Kick-Ass Chick Of The Week: British Slam Poet Combats Xenophobia With Some Cutting Words

Among the mighty feats that MTV's "Girl Code" accomplishes is empowering its viewers to laugh off their insecurities and embrace their inner superstar. There's a kick-ass chick in all of us, so each week, we're shining the spotlight on one newsworthy woman who deserves a standing ovation. And some cake. Cake is good. Take a look at our latest pick!

Hollie McNish

Hollie McNish breaks down immigration reform with rhymes.

A life as a public representative isn't for everyone, but that doesn't mean those who exist outside of government offices don't have a stake in policy, too. British slam poet Hollie McNish, who won the 2009 United Kingdom Slam Championships, is an artist who's especially invested in politics, and a two-minute poem she drafted is proof that the pen is, indeed, mightier than the sword.

Addressing the racism and xenophobia she sees in her native Britain, Hollie's poem, "Mathematics," fights against the notion that immigrants are implicitly guilty of stealing jobs, houses or other resources away from the population.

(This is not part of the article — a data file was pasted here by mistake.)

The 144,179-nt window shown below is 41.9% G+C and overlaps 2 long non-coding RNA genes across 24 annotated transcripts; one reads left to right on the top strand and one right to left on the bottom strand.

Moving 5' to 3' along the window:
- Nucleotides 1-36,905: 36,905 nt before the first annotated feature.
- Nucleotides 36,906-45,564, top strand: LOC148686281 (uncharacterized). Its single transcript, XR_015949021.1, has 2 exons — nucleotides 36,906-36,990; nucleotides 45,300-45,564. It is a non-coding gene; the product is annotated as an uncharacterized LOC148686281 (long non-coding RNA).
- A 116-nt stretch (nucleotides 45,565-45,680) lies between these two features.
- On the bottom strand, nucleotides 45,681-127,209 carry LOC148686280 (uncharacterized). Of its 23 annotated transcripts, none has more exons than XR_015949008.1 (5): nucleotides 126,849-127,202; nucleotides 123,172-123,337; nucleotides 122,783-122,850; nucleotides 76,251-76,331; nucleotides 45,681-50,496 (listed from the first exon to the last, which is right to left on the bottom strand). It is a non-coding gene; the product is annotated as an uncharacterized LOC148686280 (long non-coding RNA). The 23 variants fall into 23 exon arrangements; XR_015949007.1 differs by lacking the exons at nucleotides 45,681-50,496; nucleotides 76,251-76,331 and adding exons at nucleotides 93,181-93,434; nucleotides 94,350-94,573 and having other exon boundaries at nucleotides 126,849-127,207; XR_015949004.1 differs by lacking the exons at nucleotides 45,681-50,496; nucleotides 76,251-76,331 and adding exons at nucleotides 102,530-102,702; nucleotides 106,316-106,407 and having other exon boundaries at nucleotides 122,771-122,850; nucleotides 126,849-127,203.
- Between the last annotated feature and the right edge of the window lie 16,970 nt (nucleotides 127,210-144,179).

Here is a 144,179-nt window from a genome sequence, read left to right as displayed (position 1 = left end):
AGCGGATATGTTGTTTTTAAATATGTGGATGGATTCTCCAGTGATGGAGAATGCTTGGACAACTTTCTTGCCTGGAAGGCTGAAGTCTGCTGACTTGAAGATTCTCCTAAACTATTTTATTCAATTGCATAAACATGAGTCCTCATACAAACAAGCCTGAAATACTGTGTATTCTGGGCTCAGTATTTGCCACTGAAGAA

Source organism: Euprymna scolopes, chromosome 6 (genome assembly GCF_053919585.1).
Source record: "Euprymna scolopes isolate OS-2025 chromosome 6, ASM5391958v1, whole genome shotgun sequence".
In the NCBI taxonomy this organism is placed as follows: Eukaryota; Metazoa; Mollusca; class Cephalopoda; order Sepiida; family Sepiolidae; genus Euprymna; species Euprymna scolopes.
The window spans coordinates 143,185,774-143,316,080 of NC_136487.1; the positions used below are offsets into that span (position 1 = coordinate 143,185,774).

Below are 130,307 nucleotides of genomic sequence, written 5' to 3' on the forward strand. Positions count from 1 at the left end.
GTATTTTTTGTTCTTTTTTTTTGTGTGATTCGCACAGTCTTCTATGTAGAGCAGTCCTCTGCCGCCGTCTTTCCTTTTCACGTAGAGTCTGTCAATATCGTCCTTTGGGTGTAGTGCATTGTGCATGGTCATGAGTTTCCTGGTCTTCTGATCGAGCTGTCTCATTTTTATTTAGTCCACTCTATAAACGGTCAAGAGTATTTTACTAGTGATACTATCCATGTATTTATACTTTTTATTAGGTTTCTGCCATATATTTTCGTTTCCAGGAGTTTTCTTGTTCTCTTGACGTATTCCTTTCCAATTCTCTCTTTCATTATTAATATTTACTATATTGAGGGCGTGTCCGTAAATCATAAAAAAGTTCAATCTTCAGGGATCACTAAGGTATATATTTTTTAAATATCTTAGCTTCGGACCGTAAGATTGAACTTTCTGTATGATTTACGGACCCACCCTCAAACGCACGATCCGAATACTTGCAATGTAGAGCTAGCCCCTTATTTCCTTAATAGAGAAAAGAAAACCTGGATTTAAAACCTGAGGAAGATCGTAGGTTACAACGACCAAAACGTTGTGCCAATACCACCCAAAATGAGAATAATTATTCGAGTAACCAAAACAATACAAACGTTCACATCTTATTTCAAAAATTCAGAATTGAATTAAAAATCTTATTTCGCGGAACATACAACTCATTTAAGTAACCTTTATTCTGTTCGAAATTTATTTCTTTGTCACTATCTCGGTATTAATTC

"Man, I am sick of crappy mathematics, 'cuz I love a bit of sums. I spent three years into economics and I geek out over calculus. And when I meet these paper claims that one of every new that came takes away one's daily wage, I desperately want to scream, 'Your maths is stuck in primary,'" Hollie rhymes.

While the immigration debate continues to rage in countries across the world, we think that there are plenty of folks who could learn a few things from Hollie's easily digested argument. We all came from somewhere, and, not surprisingly, being a racist jerk doesn't have any measurable effect on the unemployment rate.

"Some who come here also spend, and some who come here also lend, and some who come here also tend to set up work that employs them, and all your balance sheets and trends work with numbers, not with men," she spits.

Preach, girl.

Check out Hollie's "Mathematics" below!

Dig Remote Control? Follow us on Twitter, like, now.

Photo: Patrick Widdess